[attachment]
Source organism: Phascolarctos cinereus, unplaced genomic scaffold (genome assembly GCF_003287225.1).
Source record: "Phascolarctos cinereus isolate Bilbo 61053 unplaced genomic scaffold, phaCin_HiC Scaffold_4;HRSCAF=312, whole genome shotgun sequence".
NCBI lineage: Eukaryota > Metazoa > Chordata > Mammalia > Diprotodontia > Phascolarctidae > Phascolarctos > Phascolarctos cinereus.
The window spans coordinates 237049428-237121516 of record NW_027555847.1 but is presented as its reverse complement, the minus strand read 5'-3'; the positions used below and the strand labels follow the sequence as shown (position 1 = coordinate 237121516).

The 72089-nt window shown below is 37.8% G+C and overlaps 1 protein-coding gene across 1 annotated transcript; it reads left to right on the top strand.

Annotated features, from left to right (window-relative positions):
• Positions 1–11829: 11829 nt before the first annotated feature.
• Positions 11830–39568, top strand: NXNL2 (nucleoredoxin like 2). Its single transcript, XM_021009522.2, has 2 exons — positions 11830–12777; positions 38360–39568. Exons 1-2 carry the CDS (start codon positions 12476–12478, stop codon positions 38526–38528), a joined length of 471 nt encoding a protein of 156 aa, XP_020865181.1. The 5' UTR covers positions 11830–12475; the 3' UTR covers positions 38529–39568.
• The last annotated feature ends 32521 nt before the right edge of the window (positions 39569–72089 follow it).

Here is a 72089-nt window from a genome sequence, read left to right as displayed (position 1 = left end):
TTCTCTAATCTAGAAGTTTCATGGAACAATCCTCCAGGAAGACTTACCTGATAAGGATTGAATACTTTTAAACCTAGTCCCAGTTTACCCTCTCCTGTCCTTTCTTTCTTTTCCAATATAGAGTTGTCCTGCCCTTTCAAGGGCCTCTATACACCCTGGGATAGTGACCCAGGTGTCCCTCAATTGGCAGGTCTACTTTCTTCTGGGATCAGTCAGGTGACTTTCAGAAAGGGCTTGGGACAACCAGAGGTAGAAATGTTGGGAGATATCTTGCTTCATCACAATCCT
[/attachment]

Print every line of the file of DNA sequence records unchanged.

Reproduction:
Source organism: Phascolarctos cinereus, unplaced genomic scaffold (genome assembly GCF_003287225.1).
Source record: "Phascolarctos cinereus isolate Bilbo 61053 unplaced genomic scaffold, phaCin_HiC Scaffold_4;HRSCAF=312, whole genome shotgun sequence".
NCBI lineage: Eukaryota > Metazoa > Chordata > Mammalia > Diprotodontia > Phascolarctidae > Phascolarctos > Phascolarctos cinereus.
The window spans coordinates 237049428-237121516 of record NW_027555847.1 but is presented as its reverse complement, the minus strand read 5'-3'; the positions used below and the strand labels follow the sequence as shown (position 1 = coordinate 237121516).

The 72089-nt window shown below is 37.8% G+C and overlaps 1 protein-coding gene across 1 annotated transcript; it reads left to right on the top strand.

Annotated features, from left to right (window-relative positions):
• Positions 1–11829: 11829 nt before the first annotated feature.
• Positions 11830–39568, top strand: NXNL2 (nucleoredoxin like 2). Its single transcript, XM_021009522.2, has 2 exons — positions 11830–12777; positions 38360–39568. Exons 1-2 carry the CDS (start codon positions 12476–12478, stop codon positions 38526–38528), a joined length of 471 nt encoding a protein of 156 aa, XP_020865181.1. The 5' UTR covers positions 11830–12475; the 3' UTR covers positions 38529–39568.
• The last annotated feature ends 32521 nt before the right edge of the window (positions 39569–72089 follow it).

Here is a 72089-nt window from a genome sequence, read left to right as displayed (position 1 = left end):
TTCTCTAATCTAGAAGTTTCATGGAACAATCCTCCAGGAAGACTTACCTGATAAGGATTGAATACTTTTAAACCTAGTCCCAGTTTACCCTCTCCTGTCCTTTCTTTCTTTTCCAATATAGAGTTGTCCTGCCCTTTCAAGGGCCTCTATACACCCTGGGATAGTGACCCAGGTGTCCCTCAATTGGCAGGTCTACTTTCTTCTGGGATCAGTCAGGTGACTTTCAGAAAGGGCTTGGGACAACCAGAGGTAGAAATGTTGGGAGATATCTTGCTTCATCACAATCCT